Thursday, November 8, 2012
Children's Book Review: Chester the Brave
Chester the Brave
Written by: Audrey Penn
Illustrated by: Barbara L. Gibson
Published by: Tanglewood, 2012
Little Chester Raccoon, the beloved character who has helped so many children with issues in their lives, learns the meaning of bravery and a method for overcoming his fears in this new Audrey Penn title. After sharing the story of a little bird who is afraid to have flying lessons in front of his friends, Mrs. Raccoon tells Chester that being brave doesn’t mean being unafraid; being brave means not letting that fear stop him. Mrs. Raccoon teaches Chester an important strategy: Think-Tell-Do. When he thinks he is afraid, he tells himself he can do it, and then he just does it. Of course, getting a Kissing Hand helps a little too. This simple strategy can be helpful to children in many different situations.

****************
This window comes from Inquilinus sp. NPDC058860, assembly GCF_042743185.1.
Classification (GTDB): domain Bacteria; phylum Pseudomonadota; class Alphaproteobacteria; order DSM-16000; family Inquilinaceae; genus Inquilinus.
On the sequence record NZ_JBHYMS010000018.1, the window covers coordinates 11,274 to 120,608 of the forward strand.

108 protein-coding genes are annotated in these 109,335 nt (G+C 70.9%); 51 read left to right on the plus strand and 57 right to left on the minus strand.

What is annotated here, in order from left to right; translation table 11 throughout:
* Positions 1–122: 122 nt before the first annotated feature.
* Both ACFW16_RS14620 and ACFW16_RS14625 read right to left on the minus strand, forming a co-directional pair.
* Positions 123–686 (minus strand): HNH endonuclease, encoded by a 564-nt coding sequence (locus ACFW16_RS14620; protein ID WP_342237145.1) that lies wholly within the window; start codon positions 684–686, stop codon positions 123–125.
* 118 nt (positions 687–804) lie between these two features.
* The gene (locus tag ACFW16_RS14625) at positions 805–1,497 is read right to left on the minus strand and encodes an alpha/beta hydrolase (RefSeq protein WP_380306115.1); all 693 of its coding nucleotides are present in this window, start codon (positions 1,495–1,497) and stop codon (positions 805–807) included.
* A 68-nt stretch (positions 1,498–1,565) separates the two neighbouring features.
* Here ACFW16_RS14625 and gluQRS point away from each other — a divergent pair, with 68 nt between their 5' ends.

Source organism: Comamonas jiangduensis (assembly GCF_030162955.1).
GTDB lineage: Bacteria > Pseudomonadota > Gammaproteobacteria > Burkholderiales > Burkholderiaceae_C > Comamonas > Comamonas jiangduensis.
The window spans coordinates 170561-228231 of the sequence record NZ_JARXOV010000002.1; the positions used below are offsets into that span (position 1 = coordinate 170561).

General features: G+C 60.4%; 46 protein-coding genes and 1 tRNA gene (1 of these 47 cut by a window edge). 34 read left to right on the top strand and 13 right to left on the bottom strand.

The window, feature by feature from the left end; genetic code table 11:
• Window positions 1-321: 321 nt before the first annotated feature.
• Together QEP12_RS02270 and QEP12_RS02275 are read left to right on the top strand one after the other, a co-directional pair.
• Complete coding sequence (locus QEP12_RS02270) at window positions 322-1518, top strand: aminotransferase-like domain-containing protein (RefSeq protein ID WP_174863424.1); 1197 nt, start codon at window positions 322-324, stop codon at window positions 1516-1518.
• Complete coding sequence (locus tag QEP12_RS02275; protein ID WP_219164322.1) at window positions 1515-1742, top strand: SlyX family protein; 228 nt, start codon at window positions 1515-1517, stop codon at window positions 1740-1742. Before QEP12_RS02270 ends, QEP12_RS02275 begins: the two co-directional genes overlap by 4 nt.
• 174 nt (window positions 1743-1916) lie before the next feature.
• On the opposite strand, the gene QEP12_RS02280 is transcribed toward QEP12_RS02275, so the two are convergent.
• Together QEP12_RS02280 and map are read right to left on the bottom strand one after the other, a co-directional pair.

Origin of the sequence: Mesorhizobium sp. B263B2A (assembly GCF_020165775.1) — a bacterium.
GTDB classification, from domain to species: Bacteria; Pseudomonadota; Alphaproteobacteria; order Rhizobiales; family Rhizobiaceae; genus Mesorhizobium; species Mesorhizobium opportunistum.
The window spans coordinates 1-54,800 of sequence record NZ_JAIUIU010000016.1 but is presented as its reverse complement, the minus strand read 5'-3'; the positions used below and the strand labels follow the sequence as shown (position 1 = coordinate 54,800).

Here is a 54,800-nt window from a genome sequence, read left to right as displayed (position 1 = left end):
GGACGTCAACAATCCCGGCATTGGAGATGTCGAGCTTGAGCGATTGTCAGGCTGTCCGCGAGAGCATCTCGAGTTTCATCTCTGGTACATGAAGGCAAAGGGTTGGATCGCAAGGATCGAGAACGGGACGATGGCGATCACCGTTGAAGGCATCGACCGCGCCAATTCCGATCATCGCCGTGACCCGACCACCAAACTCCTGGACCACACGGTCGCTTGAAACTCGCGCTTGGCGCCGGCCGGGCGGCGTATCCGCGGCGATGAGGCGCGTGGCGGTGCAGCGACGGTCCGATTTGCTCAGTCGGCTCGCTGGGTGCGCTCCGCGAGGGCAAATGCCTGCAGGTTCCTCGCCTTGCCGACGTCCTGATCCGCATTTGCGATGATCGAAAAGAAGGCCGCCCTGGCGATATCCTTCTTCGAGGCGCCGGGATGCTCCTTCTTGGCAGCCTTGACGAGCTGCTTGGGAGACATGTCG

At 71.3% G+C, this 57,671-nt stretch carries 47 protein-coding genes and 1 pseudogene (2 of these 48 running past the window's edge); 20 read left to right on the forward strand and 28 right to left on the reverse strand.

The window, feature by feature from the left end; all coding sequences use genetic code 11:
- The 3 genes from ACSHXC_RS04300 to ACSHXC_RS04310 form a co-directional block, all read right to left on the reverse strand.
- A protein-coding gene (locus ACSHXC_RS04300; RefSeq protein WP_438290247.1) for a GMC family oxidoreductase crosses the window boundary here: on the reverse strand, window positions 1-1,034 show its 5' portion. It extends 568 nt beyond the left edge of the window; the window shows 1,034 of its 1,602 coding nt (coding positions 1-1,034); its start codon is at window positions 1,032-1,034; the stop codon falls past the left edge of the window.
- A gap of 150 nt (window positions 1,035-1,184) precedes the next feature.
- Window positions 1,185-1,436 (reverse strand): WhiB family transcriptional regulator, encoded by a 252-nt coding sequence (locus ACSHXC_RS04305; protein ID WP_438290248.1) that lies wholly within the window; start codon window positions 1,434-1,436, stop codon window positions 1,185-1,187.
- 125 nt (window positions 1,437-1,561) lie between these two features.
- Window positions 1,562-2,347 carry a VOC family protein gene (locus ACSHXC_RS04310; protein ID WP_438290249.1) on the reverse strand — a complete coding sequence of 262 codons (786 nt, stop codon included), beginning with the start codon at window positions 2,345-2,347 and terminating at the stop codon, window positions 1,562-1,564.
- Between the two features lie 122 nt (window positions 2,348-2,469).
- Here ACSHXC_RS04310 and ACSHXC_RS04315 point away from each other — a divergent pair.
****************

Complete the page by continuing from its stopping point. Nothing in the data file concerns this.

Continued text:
* The kids don't get to see my husband on Monday and Wednesdays because he has to work late and they are in bed when he gets home. So, often on the nights that he is home I'll have him get them ready for bed while I veg out on the couch and read or watch television. Sometimes they'll come down and we'll all read bedtime stories together. Other times, he and the kids have their own special reading time. They read this book together during one of those times. When I asked if they wanted to hear it again (because I wanted to read it before it was due back at the library) they said yes, but my daughter warned me, "I thought this book was only so-so!" My kids are familiar with the original Chester book The Kissing Hand which is a great book (and is referred to in this book). However, I have to agree with my daughter with her so-so rating on this one. I like the lesson about bravery in this story and the Think-Tell-Do strategy. However, there's a story about a baby robin that goes on for awhile (and gets a little confusing in my opinion) that shows the bravery aspect which Chester than applies. Again, the strategy is good, but the story itself was lacking.
This book was borrowed from the library.
Family Rating: So-so.